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Finding work in Denmark

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Looking forward to working in Denmark? This article will provide some useful information on how to land a job and succeed in the Danish labor market.

Labour market

Thanks to its prosperous and dynamic economy, Denmark has been attracting foreign professionals for years. Agriculture, energy, fashion and design, pharmaceuticals, and biotechnology are among some of the driving industries in the Danish economy.

The Danish labor market remains very flexible thanks to the “flexicurity” concept. This means that employers have a lot of freedom when it comes to hiring and firing, allowing them to make quick adjustments in their workforce without bearing too much cost. At the same time, employees who are laid off or become sick remain relatively secure thanks to a high level of social security. In addition to monetary security, job and education guidance are available to the unemployed.

Work culture and conditions

Most Danish companies have a somewhat horizontal hierarchy. Teamwork is more common than receiving instructions from superiors. This facilitates greater communication between the different layers of a Danish company than in other European companies.

Though a standard work week in Denmark is 37 hours, many people are able to tailor their schedule to their own needs. Provisions of the Danish welfare system such as generous maternity and paternity leave, excellent childcare facilities, and the general attitude that people should take care of themselves add to the high level of flexibility.

Ample leave and numerous public holidays make working in Denmark even more attractive. Paid holiday has to be earned, but everyone—both full and part time employees—has the right to five weeks of unpaid vacation per vacation year, which runs from May 1st to April 31st.

Once you begin to work, though, you’ll begin to accrue paid leave. Salaried employees earn 2.08 days of paid holiday per month worked, and employees who are paid by the hour save up holiday money (feriepenge), which is paid out quarterly into a holiday account (feriekonto).

Job-hunting in Denmark

Denmark is without a doubt an ideal destination for expats. Having good qualifications and patience will increase your potential for finding a job. Make sure your resume is up to date and your cover letter is in English or Danish.

First of all, check to see if you have a skill that’s in shortage. If not, you can check the requisite job websites or sign up with an employment agency (see the list of links at the end of the article).

After you’ve gotten a feel for what’s out there, start sending applications. Danes appreciate people who take initiative, so even sending an uninvited inquiry to a company you are interested in working for could pay off. Figure out what makes you unique as a candidate, and make that a selling point.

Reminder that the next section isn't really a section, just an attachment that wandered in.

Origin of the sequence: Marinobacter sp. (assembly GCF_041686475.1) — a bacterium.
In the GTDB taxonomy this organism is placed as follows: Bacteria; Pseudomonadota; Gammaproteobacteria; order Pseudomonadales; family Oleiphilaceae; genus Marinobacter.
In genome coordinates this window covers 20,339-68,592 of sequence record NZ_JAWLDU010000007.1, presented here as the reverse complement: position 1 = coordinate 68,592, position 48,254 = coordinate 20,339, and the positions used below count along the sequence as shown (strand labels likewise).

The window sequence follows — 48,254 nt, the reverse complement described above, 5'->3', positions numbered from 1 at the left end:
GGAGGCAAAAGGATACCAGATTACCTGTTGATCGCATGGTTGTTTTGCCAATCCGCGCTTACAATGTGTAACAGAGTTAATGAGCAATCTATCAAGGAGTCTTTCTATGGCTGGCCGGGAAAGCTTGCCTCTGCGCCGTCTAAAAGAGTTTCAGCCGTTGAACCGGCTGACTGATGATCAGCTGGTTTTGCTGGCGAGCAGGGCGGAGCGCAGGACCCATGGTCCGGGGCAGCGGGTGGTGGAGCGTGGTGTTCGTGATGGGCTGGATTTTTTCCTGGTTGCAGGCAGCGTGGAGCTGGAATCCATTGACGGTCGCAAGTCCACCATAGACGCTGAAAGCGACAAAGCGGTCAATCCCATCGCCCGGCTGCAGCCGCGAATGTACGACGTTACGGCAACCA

Even if you are not yet in Denmark, you should try to make some connections with people in your field of interest. Make or update your LinkedIn profile. Because employers often advertise jobs by word of mouth, “knowing someone” can be critical when it comes to getting a job. Therefore, you should build up a network in Denmark as quickly as possible.

Learning the Language

English-speaking candidates will be able to find work with multinational companies, but speaking one of the Scandinavian languages will give you an edge in the job market. In some cases, though, Danish will simply be a requirement.

In an effort to encourage and improve integration, every local municipality is required to offer Danish classes to foreign residents. No matter where you live, you will not be far from a center offering Danish lessons, and it is smart to take advantage of this offer, as learning the language of the locals has many benefits.

Work and Residence Permit

Citizens of the Nordic countries—Finland, Iceland, Norway, and Sweden—can enter, live, work, and study in Denmark without a visa or work permit.

Nationals of other countries can choose from different programs to obtain a work and residence permit. Here are just a few of the schemes that are in place to help foreign talent find work in Denmark:

  • The Positive List details areas of shortage in the Danish job market. To qualify for a permit under this scheme, the job you want should be on this list. Relevant education of a certain level is required.
  • The Pay Limit scheme involves earning a minimum gross annual wage of DKK 408,800. You will have to show proof of a job offer or an employment contract clearly stating your working conditions and salary, and the salary must be paid into a Danish bank account.
  • The Fast-track scheme allows certified companies to quickly hire exceptionally qualified foreign professionals, thus avoiding application processing periods.

You can find more information on other programs at the Official Portal for Foreigners. In general, procedures and conditions vary from one program to another.

 Useful links:

New to Denmark: The Official Portal for Foreigners
Work in Denmark
Jobindex
Jobfinder
Jobnet
Jobs in Denmark
JKS Staffing and Recruiting
Proff: The Business Finder

We do our best to provide accurate and up to date information. However, if you have noticed any inaccuracies in this article, please let us know in the comments section below.
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